I've never quite understood all the hoopla surrounding the power consumption of LCD and plasma HDTVs, especially when you consider that the much thirstier 3-tube rear projection big screens of yore consumed a whole lot more power than the 200–300 watts of modern day sets. Of all the energy-draining applinces in a home (A/C, refrigerator, electric oven/range, etc.), your typical flat panel TV is fairly low on the energy-hog tree.
Nonetheless, HDTV flat panel makers are screaming green from the rooftops these days (indeed, at the most recent Consumer Electronics Show, virtually all the big-name HDTV makers wove the green theme heavily into their new model launches). I’m all for sensible conservation though, keeping an eye out for ways to save on my electric bill.
With Sharp’s latest AQUOS big screen LCD HDTVs, going green actually has a substantial corollary side-benefit, and that’s reduced light output—my biggest beef with most LCD flat panel HDTVs is that their light output at the factory defaults is ridiculously over-the-top. The new AQUOS models feature 120Hz screen refresh (a must in this price category) and a smartly-implemented ambient light sensing technology that actually works like a charm, taming light output to easy-on-the-eye levels, and adjusting upward or downward the screen’s backlighting based on the room’s ambient light condition, saving energy in the process.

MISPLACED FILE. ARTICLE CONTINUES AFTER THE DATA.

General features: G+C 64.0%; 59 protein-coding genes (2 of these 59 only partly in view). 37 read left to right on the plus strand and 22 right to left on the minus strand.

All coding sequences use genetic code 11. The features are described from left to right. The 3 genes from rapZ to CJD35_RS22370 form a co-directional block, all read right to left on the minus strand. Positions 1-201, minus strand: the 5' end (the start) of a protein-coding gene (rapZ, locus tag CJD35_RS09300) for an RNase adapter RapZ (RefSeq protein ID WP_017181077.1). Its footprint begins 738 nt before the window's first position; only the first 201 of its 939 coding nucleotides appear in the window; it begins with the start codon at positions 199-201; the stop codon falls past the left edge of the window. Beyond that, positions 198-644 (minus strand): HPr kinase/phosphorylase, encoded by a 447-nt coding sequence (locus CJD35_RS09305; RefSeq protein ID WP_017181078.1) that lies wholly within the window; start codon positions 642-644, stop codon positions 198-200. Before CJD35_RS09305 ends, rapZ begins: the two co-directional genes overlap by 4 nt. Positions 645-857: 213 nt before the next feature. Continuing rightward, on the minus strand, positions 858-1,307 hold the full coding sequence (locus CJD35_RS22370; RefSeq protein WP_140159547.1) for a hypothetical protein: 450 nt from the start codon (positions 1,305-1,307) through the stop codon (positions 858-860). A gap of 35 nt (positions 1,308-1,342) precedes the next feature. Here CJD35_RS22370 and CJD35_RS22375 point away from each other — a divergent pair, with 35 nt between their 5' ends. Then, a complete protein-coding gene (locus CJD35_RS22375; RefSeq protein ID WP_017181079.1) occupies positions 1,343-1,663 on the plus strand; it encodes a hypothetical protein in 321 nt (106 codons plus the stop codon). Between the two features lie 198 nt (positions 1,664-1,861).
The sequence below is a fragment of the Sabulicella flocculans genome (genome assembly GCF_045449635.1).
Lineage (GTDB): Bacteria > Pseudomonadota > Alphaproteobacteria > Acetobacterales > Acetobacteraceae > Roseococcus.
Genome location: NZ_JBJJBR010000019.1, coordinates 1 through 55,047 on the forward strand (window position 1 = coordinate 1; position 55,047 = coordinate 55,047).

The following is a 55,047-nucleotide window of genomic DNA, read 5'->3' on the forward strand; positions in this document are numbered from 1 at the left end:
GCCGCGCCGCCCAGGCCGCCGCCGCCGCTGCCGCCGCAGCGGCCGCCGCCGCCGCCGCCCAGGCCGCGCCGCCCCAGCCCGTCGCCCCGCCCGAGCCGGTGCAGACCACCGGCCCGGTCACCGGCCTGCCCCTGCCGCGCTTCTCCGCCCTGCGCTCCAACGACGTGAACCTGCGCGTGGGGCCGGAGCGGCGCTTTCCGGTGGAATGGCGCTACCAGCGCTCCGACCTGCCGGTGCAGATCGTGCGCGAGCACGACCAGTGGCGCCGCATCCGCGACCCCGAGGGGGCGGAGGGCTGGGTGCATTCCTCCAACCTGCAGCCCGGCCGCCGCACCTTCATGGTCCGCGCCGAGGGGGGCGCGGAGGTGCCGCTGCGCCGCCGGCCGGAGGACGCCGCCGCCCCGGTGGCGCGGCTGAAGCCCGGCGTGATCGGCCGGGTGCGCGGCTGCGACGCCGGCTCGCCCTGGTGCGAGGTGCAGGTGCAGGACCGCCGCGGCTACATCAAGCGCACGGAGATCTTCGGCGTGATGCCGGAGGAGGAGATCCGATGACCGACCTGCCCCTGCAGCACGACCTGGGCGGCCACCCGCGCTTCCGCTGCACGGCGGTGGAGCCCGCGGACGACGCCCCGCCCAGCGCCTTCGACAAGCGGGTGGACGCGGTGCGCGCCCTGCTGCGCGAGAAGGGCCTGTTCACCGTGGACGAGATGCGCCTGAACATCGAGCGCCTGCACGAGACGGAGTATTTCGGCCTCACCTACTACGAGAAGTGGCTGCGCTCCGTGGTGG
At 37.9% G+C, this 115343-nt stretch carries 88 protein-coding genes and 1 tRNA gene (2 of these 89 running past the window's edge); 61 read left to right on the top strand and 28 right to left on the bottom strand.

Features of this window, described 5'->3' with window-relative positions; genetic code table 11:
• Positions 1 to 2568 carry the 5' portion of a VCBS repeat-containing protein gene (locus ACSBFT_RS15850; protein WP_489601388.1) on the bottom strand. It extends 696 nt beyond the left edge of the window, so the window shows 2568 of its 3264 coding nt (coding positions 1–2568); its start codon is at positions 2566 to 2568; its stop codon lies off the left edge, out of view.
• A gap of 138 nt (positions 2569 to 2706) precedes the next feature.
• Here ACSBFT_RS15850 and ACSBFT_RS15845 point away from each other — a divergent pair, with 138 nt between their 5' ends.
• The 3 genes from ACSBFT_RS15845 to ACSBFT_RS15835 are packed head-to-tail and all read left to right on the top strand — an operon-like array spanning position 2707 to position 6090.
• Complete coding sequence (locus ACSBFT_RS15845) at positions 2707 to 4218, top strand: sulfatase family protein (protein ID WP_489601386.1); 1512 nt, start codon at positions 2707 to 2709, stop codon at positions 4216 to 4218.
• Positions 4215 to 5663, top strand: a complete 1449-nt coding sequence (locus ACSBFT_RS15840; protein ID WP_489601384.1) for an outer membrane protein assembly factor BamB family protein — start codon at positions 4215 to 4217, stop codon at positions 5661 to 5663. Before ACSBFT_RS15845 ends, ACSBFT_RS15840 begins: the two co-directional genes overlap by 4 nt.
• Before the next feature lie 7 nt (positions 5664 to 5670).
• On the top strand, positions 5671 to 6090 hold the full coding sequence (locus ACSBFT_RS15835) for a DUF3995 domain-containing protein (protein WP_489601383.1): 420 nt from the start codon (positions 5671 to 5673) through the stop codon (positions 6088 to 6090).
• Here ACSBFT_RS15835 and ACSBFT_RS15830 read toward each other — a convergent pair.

Consider this HDTV if: you’re looking for a large-screen LCD HDTV that features realistic light output levels (once the Home mode is selected at initial setup), preventing the eye strain that so many other models inpose with their elevated, overly-bright backlighting. The set’s connectivity is generously above the norm as well.
Look elsewhere if: you like a picture with exaggerated color emphasis, as this latest Sharp actually has a color gamut that more closely approximates (but not exactly) the correct color coordinates of the HDTV standard. That might make the Sharp look a tad muted compared to other models, but it actually outputs a more accurate, correct and natural-looking color palette.
The two main advantages to this latest AQUOS are the requisite 120Hz screen refresh and Sharp’s Optical Picture Control (OPC), which adjusts the backlight levels according to signal input as well as ambient light levels. The 120Hz refresh demo feature has a high-rez picture of a colorful bird perched on green foliage, slowly scrolling across the split screen, with an obvious improvement in detail on the 120Hz side, compared to the 60Hz side. But, that same split screen demo mode shows little improvement with actual program material—a typical result that I’ve found with other sets. Still, the 120Hz feature produced no visible artifacts as it went about its business, so even though the amount of improvement is relatively low, the feature nonetheless works as advertised.
The OPC function works very well with an on-screen indicator (a row of green leaves—a bit too “cutesie” for my tastes) to show when the auto-dimming feature tames the backlighting as the ambient room light drops (the indicator function can be disabled). In the menu, the AQUOS has min/max backlighting range adjustments so you can expand or trim the variable backlighting effect, another smart touch.